Friday, April 4, 2014

On the road to Tombstone

We left Phoenix on April 3rd. After a five weeks at the Desert's Edge, we were ready to move on see something new. It was with heavy hearts and with glad hearts that we pulled away but soon we settled into the old traveling rhythm. I saw a sign for Casa Grande National Monument and since it is in the National Parks booklet we decided that a side trip was in order. After all that's what this trip is about, doing what we want on the road to see more of what we want.
Views on AZ 387

650 years ago the Ancient Sonora Desert Peoples built this massive structure bringing log from over fifty miles away to the middle of the desert.

The backside of Casa Grande. Holes in the sides correspond with the spring and fall equinox. One hole lines up the peak of the moon in it's 18.5 year cycle. No one knows what the three story building was for but it centered a population estimated at 2000.

One of the ruins of a three story home.

Must have been some small people or they hit their heads a lot.

This raised mound was actually a ball court for up to 12 players. They have found similar ball courts from Flagstaff down into Mexico.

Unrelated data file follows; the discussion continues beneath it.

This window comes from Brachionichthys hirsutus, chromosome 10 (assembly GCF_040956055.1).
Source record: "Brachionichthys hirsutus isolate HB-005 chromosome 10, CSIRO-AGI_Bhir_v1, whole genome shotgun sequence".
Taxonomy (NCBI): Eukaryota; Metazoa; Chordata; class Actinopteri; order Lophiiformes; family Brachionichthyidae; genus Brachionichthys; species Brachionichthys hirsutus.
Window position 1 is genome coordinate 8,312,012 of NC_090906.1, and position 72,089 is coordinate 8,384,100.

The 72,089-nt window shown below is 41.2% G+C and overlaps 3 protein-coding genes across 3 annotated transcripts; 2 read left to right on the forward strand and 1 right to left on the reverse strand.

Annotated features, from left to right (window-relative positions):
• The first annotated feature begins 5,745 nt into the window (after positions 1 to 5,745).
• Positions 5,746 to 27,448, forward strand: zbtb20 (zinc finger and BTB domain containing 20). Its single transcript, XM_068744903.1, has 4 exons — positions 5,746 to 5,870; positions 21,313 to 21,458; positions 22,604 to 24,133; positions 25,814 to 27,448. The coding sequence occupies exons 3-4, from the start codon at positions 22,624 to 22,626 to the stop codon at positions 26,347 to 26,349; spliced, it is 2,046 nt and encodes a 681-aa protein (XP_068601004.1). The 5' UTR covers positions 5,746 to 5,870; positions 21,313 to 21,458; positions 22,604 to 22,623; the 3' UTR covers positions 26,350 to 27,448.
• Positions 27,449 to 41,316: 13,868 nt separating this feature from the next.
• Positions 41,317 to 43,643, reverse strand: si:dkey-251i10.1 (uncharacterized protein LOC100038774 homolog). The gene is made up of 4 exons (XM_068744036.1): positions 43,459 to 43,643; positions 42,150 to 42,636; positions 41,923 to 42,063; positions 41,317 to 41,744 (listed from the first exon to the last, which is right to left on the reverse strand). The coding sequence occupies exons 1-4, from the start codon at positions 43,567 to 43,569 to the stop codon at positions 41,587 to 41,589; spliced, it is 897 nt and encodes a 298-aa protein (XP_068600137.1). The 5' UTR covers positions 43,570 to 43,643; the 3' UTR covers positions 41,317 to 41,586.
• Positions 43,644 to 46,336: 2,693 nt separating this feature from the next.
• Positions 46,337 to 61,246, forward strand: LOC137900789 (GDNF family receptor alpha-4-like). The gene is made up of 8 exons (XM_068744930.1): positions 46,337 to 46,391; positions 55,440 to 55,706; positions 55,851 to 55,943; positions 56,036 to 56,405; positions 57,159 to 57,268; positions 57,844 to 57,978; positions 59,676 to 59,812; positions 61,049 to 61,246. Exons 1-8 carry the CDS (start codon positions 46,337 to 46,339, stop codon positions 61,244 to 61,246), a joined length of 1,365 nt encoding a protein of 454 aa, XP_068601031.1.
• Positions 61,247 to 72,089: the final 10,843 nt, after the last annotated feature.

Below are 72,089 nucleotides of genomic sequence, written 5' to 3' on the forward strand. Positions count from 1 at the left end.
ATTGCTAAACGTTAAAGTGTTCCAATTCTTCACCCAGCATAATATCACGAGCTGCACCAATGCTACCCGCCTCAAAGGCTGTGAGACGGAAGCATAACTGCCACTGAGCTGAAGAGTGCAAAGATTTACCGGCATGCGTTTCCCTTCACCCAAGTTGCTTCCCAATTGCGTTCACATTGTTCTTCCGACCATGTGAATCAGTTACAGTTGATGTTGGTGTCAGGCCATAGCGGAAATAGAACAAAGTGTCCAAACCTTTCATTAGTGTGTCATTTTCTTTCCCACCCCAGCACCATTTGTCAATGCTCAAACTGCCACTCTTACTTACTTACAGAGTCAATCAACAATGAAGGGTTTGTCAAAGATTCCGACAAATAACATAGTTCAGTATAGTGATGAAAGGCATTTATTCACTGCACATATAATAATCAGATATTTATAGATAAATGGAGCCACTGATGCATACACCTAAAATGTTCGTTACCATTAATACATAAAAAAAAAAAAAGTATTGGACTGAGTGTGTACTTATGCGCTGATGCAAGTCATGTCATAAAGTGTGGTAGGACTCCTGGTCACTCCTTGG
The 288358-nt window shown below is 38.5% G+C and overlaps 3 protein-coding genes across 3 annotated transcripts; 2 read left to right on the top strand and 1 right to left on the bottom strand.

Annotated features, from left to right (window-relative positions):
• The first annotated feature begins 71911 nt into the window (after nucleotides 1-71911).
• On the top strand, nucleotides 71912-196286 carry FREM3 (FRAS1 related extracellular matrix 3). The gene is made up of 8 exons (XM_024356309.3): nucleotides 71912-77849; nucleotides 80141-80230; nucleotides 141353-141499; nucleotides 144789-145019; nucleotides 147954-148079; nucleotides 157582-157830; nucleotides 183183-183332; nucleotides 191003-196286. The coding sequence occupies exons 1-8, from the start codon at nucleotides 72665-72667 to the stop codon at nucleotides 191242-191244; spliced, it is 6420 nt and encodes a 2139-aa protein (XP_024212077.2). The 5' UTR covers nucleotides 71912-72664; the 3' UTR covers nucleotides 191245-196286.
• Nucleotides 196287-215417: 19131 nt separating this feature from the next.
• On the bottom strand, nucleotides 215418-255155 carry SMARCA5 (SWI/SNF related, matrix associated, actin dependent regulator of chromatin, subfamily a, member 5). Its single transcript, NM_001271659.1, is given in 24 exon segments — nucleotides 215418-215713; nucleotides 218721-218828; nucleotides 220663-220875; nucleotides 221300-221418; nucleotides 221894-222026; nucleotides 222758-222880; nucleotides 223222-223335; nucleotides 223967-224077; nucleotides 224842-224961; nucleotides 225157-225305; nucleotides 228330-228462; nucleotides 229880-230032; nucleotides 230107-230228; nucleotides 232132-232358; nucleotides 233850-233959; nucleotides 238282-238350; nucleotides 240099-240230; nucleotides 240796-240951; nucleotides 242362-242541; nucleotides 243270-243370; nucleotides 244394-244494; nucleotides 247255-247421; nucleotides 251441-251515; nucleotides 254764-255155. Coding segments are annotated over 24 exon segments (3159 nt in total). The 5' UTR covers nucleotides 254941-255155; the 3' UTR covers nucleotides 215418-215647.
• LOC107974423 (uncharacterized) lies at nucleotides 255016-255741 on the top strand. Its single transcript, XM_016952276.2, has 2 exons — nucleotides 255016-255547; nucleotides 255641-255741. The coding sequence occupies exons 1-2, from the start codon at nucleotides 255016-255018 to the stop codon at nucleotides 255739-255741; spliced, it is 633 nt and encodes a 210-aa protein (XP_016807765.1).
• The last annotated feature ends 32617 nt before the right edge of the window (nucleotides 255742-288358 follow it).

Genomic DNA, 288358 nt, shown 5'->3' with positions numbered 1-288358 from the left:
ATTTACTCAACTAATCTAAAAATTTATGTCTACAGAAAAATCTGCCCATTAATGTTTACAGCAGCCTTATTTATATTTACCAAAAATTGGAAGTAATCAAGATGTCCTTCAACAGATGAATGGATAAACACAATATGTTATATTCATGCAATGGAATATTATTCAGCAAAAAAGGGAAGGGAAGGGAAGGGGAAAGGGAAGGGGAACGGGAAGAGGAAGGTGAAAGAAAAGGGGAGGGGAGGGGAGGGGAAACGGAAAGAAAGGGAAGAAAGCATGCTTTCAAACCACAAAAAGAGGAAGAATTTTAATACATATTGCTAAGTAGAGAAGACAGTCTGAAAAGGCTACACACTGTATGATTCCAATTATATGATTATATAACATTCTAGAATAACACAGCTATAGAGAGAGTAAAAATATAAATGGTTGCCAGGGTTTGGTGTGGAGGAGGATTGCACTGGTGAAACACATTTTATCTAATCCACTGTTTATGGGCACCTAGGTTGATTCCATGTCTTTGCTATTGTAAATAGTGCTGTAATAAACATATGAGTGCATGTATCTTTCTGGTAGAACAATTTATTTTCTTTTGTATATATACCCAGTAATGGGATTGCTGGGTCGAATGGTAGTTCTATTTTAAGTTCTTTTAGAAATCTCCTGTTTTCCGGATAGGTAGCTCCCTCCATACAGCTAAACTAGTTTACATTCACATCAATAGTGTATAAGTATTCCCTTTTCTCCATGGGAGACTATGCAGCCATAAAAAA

We looked at the place, Iris tried to chase lizards and we ate lunch. They we traveled down AZ87 to get back to I-10. I am always astounded at the amount of life in the desert and how much farming takes place. We saw wheat, alfalfa, onions, sheep, and dairy operations. There were lots of fields being tilled to be planted and everywhere irrigation canals.

Where 87 joins I-10 there were massive pecan and walnut groves.

We got on I-10 and head south.

Then in an effort to get more stamps in our book, we turned off and headed for Seguaro National Park. It was an interesting drive on 2 lanes to get there. The road had a lot of ups and downs like a roller coaster as it made its way through the washes. Eventually we made it to the park and took in the awe inspiring site of thirty foot tall seguaros with no arms, one arms, multiple arms and of course, dead. Between 75 and 100 years, the cactus decide to put out an arm. Those with multiple arms are pretty well advanced in age.
Iris had fun investigating everything.

This set of photos is driving into Tucson from the hills above.
Once back on I-10 we motored on to the exit for Tombstone. The scenery changed a lot since leaving Phoenix and we were climbing in altitude. I couldnt imagine a stage coach rolling through this rugged country much less that 30 million dollars of silver came from the hills around Tombstone and it was the richest place in North america for a certain time. It even boasted the tallest building between St. Louis and San Francisco. Silver may have built the town but Wyatt Earp and the Cowboy gang made the town famous.

Patrick said he was tired of riding in the car. He was going to shoot someone with his Nerf gun.

 We made it to Tombstone, parked in the Stamped RV Resort and rolled up the streets of Tombstone for some supper at the Longhorn. Becky and I had the famous Prickly Pear Margarita made from the juice of the prickly pear fruit and Suaza tequila.
I'm bored and hungry, says Patrick and tired of pictures.

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